Open-ended Questions

  • Clarifying: improving the clarity of a message or statement; encouraging more elaboration – “How exactly would you like this done?”
  • Reflective: challenging basic assumptions – “Why do we always do it this way?” “Has this ever been tried?”
  • Probing: Getting more details; going deeper – “Can you elaborate on why this is happening?”
  • Creating connections: asking for systems perspectives – “What will be the consequences of this action?”
  • Exploratory: opening up new avenues and insights that lead to new explorations – “Have you considered such a source?”
  • Analytical: examining cause and effect, not just symptoms – “Why has this happened?”
  • Affective: encouraging sharing of feelings – “How do you feel/how excited are you about this strategy?
  1. What do you think about ..?
  2. What more could you say about .?
  3. What might happen if ..?
  4. Why do you think it is not feasible to ?
  5. How you intend to resolve this issue ?
  6. When would be the best time to invest in ..?
  7. When you say “difficult,” what do you mean?
  8. How will you use the information?
  9. Where are possibilities have you left out?
  10. What are you trying to understand?

Closed Questions

  • Limit debate and make decisions – “Is the team ready to make a decision?”
  • Find out specific information – “ When is the proposal due?”

Follow-up Questions

  • Leading Questions – “Isn’t it true ?”
  • Multiple-Choice Questions – When the team doesn’t make the proper connection desired by the coach. Feels like an interrogation.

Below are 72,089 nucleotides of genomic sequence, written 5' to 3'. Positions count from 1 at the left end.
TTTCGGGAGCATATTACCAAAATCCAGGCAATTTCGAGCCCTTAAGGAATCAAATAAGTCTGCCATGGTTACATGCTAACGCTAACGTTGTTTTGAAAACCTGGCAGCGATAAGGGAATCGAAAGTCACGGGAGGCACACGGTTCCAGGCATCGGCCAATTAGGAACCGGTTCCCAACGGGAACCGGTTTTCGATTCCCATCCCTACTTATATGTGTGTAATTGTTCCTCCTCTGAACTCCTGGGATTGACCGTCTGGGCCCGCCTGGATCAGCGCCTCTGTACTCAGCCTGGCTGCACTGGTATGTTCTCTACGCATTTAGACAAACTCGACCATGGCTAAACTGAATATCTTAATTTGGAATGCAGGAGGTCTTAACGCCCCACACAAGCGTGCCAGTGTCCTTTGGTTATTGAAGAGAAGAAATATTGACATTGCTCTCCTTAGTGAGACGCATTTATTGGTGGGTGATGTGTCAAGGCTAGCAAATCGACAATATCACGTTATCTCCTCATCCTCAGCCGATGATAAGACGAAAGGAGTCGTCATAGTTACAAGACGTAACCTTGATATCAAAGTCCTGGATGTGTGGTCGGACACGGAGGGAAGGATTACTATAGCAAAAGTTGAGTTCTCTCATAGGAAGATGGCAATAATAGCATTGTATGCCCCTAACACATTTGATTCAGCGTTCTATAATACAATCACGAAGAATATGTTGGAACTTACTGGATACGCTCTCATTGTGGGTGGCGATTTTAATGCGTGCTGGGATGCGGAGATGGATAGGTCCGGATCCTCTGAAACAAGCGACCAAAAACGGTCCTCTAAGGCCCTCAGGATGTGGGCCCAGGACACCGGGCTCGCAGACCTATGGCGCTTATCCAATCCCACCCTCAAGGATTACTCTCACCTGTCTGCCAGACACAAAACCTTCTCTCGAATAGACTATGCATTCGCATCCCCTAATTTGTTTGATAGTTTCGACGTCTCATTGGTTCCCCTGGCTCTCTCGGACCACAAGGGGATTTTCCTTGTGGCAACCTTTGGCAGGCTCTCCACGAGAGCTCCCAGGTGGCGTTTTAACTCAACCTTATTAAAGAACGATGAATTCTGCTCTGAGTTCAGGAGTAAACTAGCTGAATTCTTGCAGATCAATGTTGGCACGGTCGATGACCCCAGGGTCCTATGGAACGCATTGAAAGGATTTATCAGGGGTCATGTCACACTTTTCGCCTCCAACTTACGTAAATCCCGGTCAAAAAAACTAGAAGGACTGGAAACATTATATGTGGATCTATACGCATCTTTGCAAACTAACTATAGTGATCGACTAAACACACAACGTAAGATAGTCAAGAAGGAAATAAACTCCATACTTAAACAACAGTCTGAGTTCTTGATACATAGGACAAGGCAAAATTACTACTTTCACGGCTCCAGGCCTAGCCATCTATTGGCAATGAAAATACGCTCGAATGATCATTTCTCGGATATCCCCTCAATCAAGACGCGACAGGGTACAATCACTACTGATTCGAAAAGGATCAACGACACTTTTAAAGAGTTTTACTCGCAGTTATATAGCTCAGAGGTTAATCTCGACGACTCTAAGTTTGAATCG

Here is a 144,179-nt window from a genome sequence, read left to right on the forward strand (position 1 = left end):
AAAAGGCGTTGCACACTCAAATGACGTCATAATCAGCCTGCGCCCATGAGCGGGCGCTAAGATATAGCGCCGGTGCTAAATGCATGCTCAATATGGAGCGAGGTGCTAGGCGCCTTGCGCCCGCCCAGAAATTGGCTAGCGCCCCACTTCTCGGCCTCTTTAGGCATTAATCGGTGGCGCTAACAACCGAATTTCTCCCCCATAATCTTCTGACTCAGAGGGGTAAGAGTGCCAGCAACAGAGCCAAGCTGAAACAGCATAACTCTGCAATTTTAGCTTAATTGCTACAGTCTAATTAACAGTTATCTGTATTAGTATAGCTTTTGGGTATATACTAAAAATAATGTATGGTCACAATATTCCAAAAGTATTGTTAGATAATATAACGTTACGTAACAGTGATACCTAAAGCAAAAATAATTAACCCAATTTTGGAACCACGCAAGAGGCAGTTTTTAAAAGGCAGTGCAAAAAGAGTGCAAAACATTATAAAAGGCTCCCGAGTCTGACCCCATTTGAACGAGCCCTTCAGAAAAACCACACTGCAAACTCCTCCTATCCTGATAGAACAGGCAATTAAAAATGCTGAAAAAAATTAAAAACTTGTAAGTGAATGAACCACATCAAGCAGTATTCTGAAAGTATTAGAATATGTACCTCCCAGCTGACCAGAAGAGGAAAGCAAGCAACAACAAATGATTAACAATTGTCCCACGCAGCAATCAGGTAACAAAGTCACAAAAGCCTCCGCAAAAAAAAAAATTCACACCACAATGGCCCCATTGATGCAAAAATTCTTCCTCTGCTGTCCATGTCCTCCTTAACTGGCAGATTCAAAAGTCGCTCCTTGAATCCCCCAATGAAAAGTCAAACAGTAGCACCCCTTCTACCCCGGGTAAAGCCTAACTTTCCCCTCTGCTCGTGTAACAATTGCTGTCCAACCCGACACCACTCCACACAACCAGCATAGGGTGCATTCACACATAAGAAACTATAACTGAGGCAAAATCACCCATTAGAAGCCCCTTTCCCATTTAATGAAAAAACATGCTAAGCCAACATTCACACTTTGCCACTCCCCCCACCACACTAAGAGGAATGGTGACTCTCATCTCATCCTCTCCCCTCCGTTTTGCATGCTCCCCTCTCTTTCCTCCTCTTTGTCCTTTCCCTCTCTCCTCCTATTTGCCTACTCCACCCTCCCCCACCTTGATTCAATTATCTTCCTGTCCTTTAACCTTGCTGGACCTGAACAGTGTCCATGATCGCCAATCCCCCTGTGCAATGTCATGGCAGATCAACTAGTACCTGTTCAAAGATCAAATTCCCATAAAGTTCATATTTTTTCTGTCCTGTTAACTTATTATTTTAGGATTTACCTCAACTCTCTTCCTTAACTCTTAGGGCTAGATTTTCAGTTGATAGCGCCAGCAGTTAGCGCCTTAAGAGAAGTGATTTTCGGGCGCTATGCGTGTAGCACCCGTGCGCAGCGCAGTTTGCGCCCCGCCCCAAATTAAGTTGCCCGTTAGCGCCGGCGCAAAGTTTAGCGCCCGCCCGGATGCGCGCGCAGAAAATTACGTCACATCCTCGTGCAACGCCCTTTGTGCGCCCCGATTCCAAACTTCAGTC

• Judgmental Questions – – Why did you make mistakes on this issue? – Can someone help Andrew understand this point? – Why is the team taking so long to come up with a solution?
  • Identify preferences – “Does the team like Plan A or Plan B?”
  1. Commitment to ask questions
  2. Courage and authenticity
  3. Timing for questions
  4. Active listening
    • Being able to hear what is said as well as what is not being said
    • Requires astute observation and note- taking to be in touch and in tune with who is saying what, how, when and to whom
  5. Strong commitment to learning
    • Belief that learning is critical to improving actions, and that questions are the best way to enable others and self to learn
    • Great leaders are eager to see individuals, groups and organizations learn
  6. Positive, supportive attitude toward others
    • Concerned with the well-being of each person
    • Committed to their success
    • Empathetic and supportive
    • See the potential in each person
    • Believe that everyone can change and learn
  7. Self-awareness and Self-confidence

    • Questioner is cognizant of his/her strengths and limitations, and the impact of his questions
    • Confident, yet humble when asking questions
    • Willing to learn and change self
    • Can handle rivalries, distrust and anger
    • Recognizes the power and importance of questions

    The Architecture for Great Questions

  8. Linguisticconstructionofthequestion,in order of generating reflection – what, when, where, which, how, why
  9. Scopeofthequestion–individual, group, organization, community, nation, global
  10. Assumptionswithinquestions–explicit, implicit, altering; e.g., “How would we approach this problem if we were engineers?